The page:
As part of its programming, the Students’ International Union conducted an annual Round Table Seminar in which students from around the world came together to discuss issues of international concern. Early seminar topics included collective security, minorities, disarmament, and trade – topics that are still current today. In addition to attending lectures, students took part in receptions, visited inter-governmental agencies, toured Geneva, and forged friendships during social events. The seminars awakened interest in problems confronting the international community. According to Antonio Morozzo Della Rocca, a 1934 participant:

“…the Union teaches us to think. However ideal it may seem, nevertheless, the fact that owing to the seminars, round tables, discussions, and its exchange of ideas following every lecture or conference, its individual chats, and talks with men and women from the countries and people of other nationalities who hold other views, we learn to analyze our own point of view and our own sentiments in order that we may better analyze, judge, and understand the ideas of our foreign colleagues. In fact, the International Students’ Union teaches us to think, to discuss, and to collaborate – in a word, it teaches us to live.”

Palm Beach Round Table

During a winter stay in Palm Beach, Florida in 1933, Mr. Alexander Mectier Hadden and Mrs. Maude Miner Hadden developed a circle of friends with whom they met on a regular basis to discuss world problems. These meetings soon evolved into the Palm Beach Round Table. The organization’s mission was to provide informative events led by international policymakers, spread more accurate knowledge of international and national problems, and provide scholarships, through membership fees and donations, for international students to attend seminars.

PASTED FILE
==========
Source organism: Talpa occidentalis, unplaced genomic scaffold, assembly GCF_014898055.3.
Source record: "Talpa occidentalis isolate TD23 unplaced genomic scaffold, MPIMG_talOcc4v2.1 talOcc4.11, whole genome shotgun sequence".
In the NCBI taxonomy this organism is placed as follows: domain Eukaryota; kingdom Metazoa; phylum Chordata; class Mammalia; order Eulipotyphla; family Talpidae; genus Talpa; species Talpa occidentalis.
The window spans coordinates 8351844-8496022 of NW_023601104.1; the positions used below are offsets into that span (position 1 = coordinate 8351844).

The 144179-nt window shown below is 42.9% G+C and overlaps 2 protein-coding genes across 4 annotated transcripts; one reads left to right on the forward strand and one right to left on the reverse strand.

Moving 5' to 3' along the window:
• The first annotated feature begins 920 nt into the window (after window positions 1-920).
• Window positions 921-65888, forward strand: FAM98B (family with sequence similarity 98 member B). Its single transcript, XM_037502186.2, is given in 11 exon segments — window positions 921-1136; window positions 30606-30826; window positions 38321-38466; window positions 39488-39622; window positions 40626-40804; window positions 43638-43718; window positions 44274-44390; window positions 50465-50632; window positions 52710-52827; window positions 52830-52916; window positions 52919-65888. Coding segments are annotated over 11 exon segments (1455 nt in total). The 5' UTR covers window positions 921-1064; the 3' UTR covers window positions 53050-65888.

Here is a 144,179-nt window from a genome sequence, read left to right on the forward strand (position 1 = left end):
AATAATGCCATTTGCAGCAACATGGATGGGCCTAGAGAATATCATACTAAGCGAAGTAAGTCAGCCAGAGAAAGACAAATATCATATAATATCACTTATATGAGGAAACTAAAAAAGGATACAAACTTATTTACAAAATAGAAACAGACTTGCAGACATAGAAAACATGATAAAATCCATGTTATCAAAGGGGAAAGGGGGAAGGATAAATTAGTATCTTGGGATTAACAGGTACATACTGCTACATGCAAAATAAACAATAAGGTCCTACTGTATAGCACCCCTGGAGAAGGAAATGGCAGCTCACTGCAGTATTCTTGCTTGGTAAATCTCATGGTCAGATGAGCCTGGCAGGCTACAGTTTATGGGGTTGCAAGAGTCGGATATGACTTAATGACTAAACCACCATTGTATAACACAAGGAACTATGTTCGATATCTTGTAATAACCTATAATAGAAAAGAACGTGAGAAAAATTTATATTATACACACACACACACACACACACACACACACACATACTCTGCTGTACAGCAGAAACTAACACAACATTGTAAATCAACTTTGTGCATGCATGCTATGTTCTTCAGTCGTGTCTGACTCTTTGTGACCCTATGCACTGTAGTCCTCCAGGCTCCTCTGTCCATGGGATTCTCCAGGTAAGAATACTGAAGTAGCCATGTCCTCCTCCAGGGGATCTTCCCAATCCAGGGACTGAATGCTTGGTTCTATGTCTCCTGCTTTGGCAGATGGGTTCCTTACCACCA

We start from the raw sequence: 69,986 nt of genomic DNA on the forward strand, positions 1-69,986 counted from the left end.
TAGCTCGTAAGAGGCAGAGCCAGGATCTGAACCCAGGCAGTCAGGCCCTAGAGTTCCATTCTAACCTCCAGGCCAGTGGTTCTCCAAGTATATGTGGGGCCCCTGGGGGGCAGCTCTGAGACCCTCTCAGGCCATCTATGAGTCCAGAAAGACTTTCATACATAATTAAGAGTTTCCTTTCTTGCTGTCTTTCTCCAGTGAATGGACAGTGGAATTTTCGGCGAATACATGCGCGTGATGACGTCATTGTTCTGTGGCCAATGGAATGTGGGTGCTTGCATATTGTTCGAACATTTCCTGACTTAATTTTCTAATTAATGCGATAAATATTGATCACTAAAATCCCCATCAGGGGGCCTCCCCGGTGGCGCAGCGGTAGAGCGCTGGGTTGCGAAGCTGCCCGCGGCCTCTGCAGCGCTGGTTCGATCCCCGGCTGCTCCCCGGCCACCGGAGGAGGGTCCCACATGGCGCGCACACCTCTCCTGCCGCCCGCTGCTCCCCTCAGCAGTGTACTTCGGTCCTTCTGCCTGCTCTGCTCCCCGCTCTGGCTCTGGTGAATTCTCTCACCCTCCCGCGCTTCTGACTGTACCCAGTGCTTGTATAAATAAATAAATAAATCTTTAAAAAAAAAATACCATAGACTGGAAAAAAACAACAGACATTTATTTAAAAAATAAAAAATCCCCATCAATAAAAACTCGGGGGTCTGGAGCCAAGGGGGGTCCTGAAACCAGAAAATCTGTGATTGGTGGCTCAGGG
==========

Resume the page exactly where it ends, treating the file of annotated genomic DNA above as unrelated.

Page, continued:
Throughout the course of World War II, soldiers stationed at nearby Morrison Field took part in Round Table activities, including lectures on national and international problems. In addition, informal talks, language classes, musicals, parties, movies, and dances were held to entertain the troops. On Sunday afternoons, well-known artists would drop by to sketch portraits of the soldiers that were then sent home to their families. More than a social haven, the Palm Beach Round Table also provided housing to the wives and children of soldiers.

Over the years, a variety of well-known speakers have contributed their knowledge of global and cultural affairs to members of the Palm Beach community, including General Omar Bradley, Senator James W. Fulbright, Baroness Maria Von Trapp, General Douglas MacArthur, President Richard M. Nixon, Mr. Ralph Nader, Mr. Benjamin Netanyahu, and Senator Bob Dole.

Mrs. Maude Miner Hadden remained president of the Round Table from its establishment in 1933 to 1962.  Although no longer affiliated with IWA, the Palm Beach Round Table continues today as a non-political, non-sectarian, non-governmental and non-profit cultural organization presenting interesting and diverse programs for its members and their guests with speakers of national and international importance and leaders of industry.

New Foundations